“The FDA is correct in saying that there is no level above which we should be concerned and below which we shouldn’t have to worry,” Wright says. “Internal data at [Hospital for Special Surgery] show that some patients can have a high ion level and not have any problems, whereas others with a low level can have problems. So although it’s true that elevated blood levels of ions indicate that metal debris is showing up in the blood, that’s just one piece of the puzzle.”

In an effort to fit some of the puzzle pieces together, the FDA issued a safety communication in conjunction with the proposed rule change. It details the unique risks of all-metal implants and makes recommendations for monitoring the estimated 500,000 patients in the United States who have them.

The communication advises annual monitoring with a physical exam and routine X-rays for asymptomatic patients. More frequent follow-up is suggested for those at higher risk, such as women and patients who take corticosteroids or are overweight. Patients with adverse reactions, such as joint pain or swelling, should have imaging and blood ion tests every six months.

Dr. Noiseux, who closely follows patients with all-metal implants for at least five years, says the aim is to provide prompt and appropriate care to anyone with implant issues and to alert those who are currently asymptomatic to potential risks.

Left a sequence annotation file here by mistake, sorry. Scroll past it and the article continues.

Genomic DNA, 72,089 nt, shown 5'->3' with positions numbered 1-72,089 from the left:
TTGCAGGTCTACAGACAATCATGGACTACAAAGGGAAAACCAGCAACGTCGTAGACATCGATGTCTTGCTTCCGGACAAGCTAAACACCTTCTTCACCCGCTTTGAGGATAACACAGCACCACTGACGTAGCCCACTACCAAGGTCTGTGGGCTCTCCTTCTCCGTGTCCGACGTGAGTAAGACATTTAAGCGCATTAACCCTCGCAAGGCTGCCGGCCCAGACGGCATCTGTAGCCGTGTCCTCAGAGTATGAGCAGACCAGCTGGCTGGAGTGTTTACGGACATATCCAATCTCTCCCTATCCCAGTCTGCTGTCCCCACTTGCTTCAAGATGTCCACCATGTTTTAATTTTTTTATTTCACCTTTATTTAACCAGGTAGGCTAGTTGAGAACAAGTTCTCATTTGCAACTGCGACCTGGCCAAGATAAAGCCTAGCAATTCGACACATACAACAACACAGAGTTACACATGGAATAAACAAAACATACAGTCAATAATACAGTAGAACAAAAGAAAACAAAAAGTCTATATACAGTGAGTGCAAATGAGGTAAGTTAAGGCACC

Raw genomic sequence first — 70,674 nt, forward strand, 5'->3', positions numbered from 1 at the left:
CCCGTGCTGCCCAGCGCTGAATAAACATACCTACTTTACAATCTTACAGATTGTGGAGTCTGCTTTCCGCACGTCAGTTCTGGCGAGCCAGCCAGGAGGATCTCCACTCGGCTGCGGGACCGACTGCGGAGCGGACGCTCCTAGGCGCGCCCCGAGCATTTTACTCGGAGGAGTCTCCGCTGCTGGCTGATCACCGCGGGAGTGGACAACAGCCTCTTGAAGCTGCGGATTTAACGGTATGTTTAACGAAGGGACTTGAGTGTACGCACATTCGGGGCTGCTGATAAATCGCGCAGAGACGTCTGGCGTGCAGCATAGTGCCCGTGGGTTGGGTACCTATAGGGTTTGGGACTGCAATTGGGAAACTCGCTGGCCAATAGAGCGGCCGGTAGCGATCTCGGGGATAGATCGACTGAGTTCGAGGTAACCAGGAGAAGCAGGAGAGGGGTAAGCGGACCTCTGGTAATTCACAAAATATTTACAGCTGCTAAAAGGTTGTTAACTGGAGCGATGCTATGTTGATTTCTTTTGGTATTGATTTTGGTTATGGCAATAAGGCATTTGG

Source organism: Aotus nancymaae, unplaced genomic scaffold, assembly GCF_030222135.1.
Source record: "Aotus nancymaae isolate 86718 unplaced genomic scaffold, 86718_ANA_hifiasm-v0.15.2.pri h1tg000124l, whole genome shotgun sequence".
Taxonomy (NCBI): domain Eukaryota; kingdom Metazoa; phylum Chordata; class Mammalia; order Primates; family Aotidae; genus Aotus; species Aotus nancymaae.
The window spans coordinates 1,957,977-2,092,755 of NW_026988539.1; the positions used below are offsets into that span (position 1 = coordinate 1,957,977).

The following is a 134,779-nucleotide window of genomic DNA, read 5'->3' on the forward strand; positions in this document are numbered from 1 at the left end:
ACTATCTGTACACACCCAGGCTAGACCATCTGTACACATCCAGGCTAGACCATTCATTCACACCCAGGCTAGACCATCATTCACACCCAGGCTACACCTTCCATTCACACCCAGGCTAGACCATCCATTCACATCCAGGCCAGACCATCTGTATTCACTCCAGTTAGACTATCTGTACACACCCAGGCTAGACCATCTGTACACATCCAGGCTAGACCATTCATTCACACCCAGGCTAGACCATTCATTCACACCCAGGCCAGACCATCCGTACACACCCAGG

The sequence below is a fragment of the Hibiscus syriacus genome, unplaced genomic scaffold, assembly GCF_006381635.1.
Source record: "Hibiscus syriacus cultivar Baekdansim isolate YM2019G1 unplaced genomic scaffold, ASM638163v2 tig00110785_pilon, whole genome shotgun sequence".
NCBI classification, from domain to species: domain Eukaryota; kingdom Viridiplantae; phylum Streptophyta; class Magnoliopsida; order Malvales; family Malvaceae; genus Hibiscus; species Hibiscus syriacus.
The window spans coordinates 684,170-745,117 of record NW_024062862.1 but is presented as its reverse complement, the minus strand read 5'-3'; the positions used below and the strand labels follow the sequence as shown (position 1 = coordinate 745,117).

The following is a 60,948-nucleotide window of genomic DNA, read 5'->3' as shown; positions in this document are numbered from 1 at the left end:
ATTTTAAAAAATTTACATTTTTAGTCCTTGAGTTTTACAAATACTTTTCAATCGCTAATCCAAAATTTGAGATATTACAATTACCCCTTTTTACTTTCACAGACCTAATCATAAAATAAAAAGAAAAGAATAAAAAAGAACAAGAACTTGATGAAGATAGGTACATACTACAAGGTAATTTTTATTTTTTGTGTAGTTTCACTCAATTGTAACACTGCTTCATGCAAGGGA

Wright agrees. He notes that studies show a significant number of asymptomatic patients – about 30 percent – have the beginnings of adverse tissue reactions. “So the message is, even if you’re feeling fine, the best thing to do is have a conversation with your clinician and come up with a plan for how often you should be followed. Complications such as tissue damage and implant loosening can be severe, and there should be a plan in place,” he says.

Alister Hart, MD, professor of orthopaedic surgery at the Royal National Orthopaedic Hospital in London, says the steps outlined in the FDA’s safety communication are similar to those that have been in place in the United Kingdom for several years.

“We find that clinical assessment is the most important factor, and blood metal ion tests and imaging are useful. However, none are definitive in isolation, and research is ongoing,” says, Dr. Hart, co-director of the London Implant Retrieval Centre, an independent research center that investigates why hip implants fail.

At one point, metal-on-metal implants accounted for approximately one-third of all hip replacement joints used in the United States, but experts say that number has plummeted to around 5 percent in recent years. “It’s clear there was a major mistake [with this device] and it would make absolutely no sense to put one in a patient now,” says Dr. Noiseux.

Wright points out that although the FDA’s move seems late in coming, the agency began asking manufacturers to start collecting data on patient outcomes as soon as reports of problems with the implants began to surface.

“Here was a device that looked concerning, but at first no one knew the scope of the problem,” says Wright, adding that the data-gathering process by the manufacturers took too long. “So this current ratcheting up – asking for safety and effectiveness data – is in response to that.”